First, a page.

Here’s why there’s a shortage of new cars in South Africa right now

A combination of improved demand and an international shortage in parts has led to a shortage of stock of some new car models in South Africa.

This is primarily being driven by an ongoing global shortage of semi-conductors, or computer chips, which is impacting certain new models, said Mark Dommisse, chairperson of the National Automobile Dealers’ Association (Nada).

He added that the Covid-19 pandemic is still negatively impacting many of the countries that supply built-up vehicles and components to South Africa.

Major manufacturers, including Ford and General Motors, have had to halt production while awaiting new shipments of automotive-grade semiconductors from Taiwan and South Korea – chips that won’t even be manufactured for three to four months.

On Monday (6 April), US automakers warned of a potential 1.3 million shortfall in car and light-duty truck production in the US this year due to the chip shortage, Bloomberg reported.

Lebogang Gaoaketse, head of marketing and communication at WesBank Vehicle and Asset Finance, said that a shortage in new cars in South Africa could also be driven by increased consumer demand.

Naamsa and the Automotive Business Council’s figures for March 2021 recorded 44,217 new vehicle sales – a 31.8% increase in sales year-on-year.

“Reassuringly, March sales show a 18.4% increase over February this year, a number more indicative of the real strength of the market,” said Gaoaketse.

“With many of the brands indicating difficulty securing sufficient stock to meet demand, the new vehicle market seems to be well on its way to recovery.”

Passenger car sales were up 23.4% to 27,330 units year-on-year and 13.2% up on February 2021. With some renewed activity in the rental market, the consumer demand was noticeable with dealer sales in the segment up 24.2%.

Light Commercial Vehicles (LCVs) delivered a 52.4% improvement over March last year to sell 14,375 units.

The majority of activity in the segment remained on the showroom floor with dealers selling 61.1% more bakkies than they did a year ago.

“With interest rates remaining stable at their low levels, a constantly – albeit slowly – improving supply of imported vehicles, and a slightly healthier economy operating within eased levels of restrictions, we expect the market to continue recovering well,” said Gaoaketse.

“While we have seen a significant increase in the average deal size financed by WesBank, we don’t expect new vehicle prices to increase dramatically.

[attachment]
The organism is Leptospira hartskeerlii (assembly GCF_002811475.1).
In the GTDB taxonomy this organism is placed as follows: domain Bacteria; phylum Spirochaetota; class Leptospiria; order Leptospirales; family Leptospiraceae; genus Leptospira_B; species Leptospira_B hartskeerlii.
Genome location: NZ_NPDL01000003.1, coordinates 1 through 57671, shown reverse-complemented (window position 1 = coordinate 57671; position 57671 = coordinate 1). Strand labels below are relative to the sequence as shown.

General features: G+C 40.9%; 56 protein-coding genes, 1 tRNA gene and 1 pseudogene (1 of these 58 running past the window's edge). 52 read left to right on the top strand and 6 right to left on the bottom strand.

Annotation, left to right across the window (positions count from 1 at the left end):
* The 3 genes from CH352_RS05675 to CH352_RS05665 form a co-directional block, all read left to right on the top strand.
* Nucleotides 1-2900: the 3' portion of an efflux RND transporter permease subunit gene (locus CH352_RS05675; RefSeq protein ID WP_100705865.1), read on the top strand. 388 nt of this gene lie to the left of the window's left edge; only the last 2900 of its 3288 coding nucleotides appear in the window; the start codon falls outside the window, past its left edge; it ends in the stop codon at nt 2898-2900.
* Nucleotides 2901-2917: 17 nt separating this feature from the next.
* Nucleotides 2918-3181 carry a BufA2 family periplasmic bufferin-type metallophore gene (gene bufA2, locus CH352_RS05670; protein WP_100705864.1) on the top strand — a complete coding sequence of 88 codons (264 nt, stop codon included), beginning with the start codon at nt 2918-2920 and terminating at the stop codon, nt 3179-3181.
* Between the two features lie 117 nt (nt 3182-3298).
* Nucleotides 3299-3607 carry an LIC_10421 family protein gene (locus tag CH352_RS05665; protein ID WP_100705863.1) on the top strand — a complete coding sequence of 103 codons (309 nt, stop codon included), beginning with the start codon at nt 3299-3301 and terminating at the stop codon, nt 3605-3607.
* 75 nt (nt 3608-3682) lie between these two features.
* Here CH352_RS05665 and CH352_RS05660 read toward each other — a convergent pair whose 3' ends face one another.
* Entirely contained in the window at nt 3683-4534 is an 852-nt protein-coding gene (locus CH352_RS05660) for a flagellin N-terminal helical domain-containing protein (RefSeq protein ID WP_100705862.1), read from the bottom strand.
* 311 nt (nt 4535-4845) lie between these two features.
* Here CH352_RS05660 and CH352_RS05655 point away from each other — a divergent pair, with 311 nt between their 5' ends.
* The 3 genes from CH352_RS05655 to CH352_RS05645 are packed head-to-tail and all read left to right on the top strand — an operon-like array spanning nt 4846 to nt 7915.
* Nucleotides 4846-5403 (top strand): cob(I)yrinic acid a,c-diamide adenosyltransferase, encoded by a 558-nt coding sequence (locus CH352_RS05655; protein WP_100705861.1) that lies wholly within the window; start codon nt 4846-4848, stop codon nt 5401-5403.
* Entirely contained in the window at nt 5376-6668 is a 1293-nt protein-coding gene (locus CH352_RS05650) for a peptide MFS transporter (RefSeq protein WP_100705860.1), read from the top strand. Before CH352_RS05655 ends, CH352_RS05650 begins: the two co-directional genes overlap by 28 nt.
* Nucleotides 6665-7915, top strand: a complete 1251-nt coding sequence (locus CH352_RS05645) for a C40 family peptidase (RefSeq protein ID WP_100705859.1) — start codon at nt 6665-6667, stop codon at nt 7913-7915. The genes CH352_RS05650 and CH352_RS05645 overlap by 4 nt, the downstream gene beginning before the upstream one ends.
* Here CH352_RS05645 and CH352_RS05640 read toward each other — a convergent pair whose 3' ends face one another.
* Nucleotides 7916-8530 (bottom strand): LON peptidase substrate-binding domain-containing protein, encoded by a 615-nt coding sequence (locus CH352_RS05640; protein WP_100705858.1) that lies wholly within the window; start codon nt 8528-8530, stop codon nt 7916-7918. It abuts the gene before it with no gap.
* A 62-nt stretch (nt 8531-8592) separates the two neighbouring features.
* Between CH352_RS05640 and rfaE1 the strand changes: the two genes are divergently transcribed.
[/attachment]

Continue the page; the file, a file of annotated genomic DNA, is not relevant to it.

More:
“This will also provide added stimulus to the market and is a positive sign of consumer sentiment and ability to participate in the new vehicle market.”

The strong March performance had an impact on year-to-date sales. First-quarter sales are just 0.9% down on the same period last year with 116,225 sales recorded during the first three months.

Positive signs ahead 

“Stronger retail sales in the South African vehicle market in March are most encouraging, and this year may be better than expected for the local motor industry,” said Dommisse.

“It is evident that the delayed replacement cycle is starting to catch up, helped by interest rates remaining low. The used vehicle market is also strong, which is good for the overall health of all sectors of the industry.

“Two months after a semi-hard lockdown, consumer confidence is improving. Potential buyers were wary in January, cautious in February and, now that the second wave has passed, and the country’s economy is stabilising, people are looking to buy new vehicles again.”

Dommisse said that the rate at which the commercial vehicle market is growing is also good news, as this signifies improvements in the general economy with the promise of an increasing number of infrastructure projects.

This project pipeline will certainly boost the all-important commercial sector of the market, he said.

“We cannot accurately compare sales in March 2021 with those in the same month last year. In March 2020 sales were heavily impacted by trepidation about impending restrictions and the Level 5 hard lockdown which was announced on 26 March.”

Read: How much it costs to fix potholes in South Africa

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Here’s why there’s a shortage of new cars in South Africa right now